Ahead of his talk at IATEFL 2012 with co-author Tim Falla about how best to exploit currently available digital resources, Paul Davies looks at how the digital world is changing learners.
The term screenager was coined 15 years ago by the author Douglas Rushkoff in his book Playing the Future. He used the term to refer to young people who have been reared from infancy on a diet of TV, computers and other digital devices. On the surface, screenager is just another mildly-annoying made-up word, like edutainment and infomercial. Look deeper, however, and the word contains a clear implication: that teenagers are somehow more different than they used to be because their brains have been permanently altered by constant exposure to technology.
In the media, headline writers love to seize on reports which appear to confirm that implication. “Facebook and Bebo risk ‘infantilizing’ the human mind,” warned the Guardian on 24th February 2009; “How the internet is rewiring our brains,” lectured the Daily Mail on 7th June 2010; “Web addicts have brain changes,” claimed the BBC news site on 11th January 2012.
But go to the primary sources and you’ll find that very few of these studies actually claim to show what the headline writers claim they claim. For example, while the study of web addicts did indeed show their brains were different from non-addicts, the differences are just as likely to explain their addiction as be caused by it. The researchers took no ‘before’ and ‘after’ pictures of the addicts’ brains and could therefore make no claims about changes – but you would never know that from the media coverage.
Perhaps it is not surprising that newspapers should have a grudge against today’s teenagers (who don’t buy them) and against the internet (which is killing them off). So, claims which reflect badly on both are given top billing. When Susan Greenfield, the Oxford-based brain scientist, recently suggested a link between the Internet and autism, it was splashed over several front pages. But again, the headlines turned out to be misleading and Greenfield later clarified her position: “I point to the increase in autism and I point to internet use. That’s all.”
Not all the headlines are negative, of course. Some claim that modern technology has boosted young people’s cognitive skills and ‘rewired’ their brains (whatever that means) in positive ways. Today’s youngsters are supreme multi-taskers with brains that are more active and more efficient than previous generations. They may appear to lack focus, or be unable to concentrate, but that’s because we adults don’t quite get what they’re like. In fact, they’re fully evolved to live in a digital environment which has, to a greater or lesser extent, left us behind. Personally, I find these positive claims more refreshing, but the science behind them is equally shaky.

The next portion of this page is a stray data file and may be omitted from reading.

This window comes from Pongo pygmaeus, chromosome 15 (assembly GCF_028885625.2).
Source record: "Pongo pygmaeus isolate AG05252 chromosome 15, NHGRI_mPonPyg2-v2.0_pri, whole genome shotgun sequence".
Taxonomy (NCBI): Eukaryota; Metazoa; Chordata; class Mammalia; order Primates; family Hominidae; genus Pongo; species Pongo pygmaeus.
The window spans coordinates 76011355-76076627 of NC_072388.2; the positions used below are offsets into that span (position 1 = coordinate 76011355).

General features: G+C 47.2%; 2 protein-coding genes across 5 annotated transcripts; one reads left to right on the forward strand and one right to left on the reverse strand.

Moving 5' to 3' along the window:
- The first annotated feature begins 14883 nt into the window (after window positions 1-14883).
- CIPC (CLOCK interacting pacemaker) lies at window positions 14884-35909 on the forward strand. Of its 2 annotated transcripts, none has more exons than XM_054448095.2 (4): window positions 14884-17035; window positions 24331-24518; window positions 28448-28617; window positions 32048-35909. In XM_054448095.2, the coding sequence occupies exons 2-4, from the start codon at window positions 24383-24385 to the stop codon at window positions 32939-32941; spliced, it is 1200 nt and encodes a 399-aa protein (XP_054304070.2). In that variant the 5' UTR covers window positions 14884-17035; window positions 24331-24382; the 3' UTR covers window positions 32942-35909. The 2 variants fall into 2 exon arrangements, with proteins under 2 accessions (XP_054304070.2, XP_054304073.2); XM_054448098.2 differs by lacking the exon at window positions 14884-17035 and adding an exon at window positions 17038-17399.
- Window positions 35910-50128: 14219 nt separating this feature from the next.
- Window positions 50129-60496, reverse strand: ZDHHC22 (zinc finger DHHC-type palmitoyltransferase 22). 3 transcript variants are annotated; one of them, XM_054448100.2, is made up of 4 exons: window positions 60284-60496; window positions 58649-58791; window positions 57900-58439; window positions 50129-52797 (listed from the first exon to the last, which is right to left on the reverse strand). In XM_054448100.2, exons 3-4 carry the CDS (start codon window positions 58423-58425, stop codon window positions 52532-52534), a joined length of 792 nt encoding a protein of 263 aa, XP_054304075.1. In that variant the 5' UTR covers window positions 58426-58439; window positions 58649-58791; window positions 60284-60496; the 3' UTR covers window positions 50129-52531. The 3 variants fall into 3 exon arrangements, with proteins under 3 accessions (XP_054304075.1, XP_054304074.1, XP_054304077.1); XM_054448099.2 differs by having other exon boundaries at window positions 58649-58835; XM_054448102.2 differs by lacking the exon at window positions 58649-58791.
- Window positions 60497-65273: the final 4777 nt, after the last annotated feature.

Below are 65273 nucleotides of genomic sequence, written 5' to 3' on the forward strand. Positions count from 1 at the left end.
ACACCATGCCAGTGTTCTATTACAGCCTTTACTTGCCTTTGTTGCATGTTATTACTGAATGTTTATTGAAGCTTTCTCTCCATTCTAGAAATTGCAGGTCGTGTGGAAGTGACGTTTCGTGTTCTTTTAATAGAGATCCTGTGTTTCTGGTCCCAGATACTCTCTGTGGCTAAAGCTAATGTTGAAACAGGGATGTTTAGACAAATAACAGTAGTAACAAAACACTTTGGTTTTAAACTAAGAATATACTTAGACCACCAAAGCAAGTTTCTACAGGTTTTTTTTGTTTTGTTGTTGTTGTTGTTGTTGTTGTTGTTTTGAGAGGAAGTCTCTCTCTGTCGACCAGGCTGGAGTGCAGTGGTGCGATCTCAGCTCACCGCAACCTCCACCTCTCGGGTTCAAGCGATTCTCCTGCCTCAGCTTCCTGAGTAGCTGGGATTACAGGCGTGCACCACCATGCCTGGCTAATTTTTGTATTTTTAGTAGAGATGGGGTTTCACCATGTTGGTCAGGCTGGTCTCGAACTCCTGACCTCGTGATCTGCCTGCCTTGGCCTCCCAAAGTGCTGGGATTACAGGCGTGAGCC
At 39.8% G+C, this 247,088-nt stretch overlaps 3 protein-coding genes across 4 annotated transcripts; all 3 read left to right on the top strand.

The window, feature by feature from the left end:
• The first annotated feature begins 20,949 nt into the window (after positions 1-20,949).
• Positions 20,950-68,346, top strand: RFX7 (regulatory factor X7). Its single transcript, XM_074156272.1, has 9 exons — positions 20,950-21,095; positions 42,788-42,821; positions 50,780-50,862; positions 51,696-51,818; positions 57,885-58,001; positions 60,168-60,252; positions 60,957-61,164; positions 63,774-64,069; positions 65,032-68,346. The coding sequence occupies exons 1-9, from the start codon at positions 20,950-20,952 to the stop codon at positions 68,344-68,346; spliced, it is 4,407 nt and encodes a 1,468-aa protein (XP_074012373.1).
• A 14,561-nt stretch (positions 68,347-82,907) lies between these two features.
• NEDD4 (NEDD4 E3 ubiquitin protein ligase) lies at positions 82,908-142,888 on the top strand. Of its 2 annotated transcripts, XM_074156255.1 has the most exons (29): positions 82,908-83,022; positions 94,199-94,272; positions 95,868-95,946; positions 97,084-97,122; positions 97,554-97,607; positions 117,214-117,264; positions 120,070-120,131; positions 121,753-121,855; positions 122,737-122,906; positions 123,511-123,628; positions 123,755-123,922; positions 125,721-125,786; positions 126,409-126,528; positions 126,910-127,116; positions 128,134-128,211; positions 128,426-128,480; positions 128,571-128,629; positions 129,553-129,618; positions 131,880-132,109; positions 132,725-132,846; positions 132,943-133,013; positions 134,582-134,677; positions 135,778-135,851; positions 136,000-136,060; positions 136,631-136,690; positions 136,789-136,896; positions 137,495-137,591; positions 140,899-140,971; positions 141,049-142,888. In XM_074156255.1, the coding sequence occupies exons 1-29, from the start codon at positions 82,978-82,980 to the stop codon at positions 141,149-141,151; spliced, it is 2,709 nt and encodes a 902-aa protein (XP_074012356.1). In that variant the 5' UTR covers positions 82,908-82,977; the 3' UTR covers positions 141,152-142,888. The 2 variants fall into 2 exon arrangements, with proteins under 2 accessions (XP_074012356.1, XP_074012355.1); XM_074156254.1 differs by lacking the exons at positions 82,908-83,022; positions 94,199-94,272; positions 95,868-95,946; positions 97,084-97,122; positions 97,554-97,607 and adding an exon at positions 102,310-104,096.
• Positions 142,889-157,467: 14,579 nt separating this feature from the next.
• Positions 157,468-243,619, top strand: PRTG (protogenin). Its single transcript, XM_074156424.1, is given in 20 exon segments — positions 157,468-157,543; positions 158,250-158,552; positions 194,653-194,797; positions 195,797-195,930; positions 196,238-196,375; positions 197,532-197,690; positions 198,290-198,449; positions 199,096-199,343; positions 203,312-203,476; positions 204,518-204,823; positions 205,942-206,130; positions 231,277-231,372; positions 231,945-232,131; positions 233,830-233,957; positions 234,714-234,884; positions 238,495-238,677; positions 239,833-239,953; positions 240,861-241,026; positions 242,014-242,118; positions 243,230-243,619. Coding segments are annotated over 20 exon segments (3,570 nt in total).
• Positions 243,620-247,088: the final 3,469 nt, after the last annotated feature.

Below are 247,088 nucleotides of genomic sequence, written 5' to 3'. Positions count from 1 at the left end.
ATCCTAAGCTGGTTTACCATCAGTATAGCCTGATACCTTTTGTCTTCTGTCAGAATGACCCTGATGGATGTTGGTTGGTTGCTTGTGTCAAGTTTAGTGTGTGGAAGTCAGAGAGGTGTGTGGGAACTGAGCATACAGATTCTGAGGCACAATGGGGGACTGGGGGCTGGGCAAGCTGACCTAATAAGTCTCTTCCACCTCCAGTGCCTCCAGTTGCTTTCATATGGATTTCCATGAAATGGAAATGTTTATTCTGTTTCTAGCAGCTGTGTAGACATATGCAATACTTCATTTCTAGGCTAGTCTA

These are important issues for anyone who has to teach or design teaching materials. If screenagers really are a different breed, do they need a different approach? Should lessons be less mono-directional and more fluid? Should printed textbooks be consigned to the dustbin of educational history, along with slates, dunce’s caps and the cane? As with most important issues, the answers are debatable. But perhaps too much attention is being given to questions of format (digital vs traditional) and not enough to questions of content. Sure, an exercise on an iPad can be interactive; so can a conversation. Neither is guaranteed to be worthwhile – it all depends on the content.
Governments are keen to push through legislation stipulating that all teaching materials be digital not because there is good evidence to suggest the students will learn better – there is not – but because they want to save money. And while the state sector races towards a future in which classrooms are high tech and book free, the sons and daughters of rich, high tech entrepreneurs in Silicon Valley go to Waldorf Schools where there is a not a computer or screen in sight.
If we really want our education systems to prepare students for tomorrow’s digital world, we should worry less about formats and instead focus on what to teach – or what not to teach. A few obvious candidates for omission would be spelling (thanks to spellcheckers), facts (available instantly and everywhere via the internet), and handwriting (who writes by hand these days?). Instead, why not teach them how to filter reliable from unreliable information, an essential skill for the Google generation? Or even how to see through misleading headlines?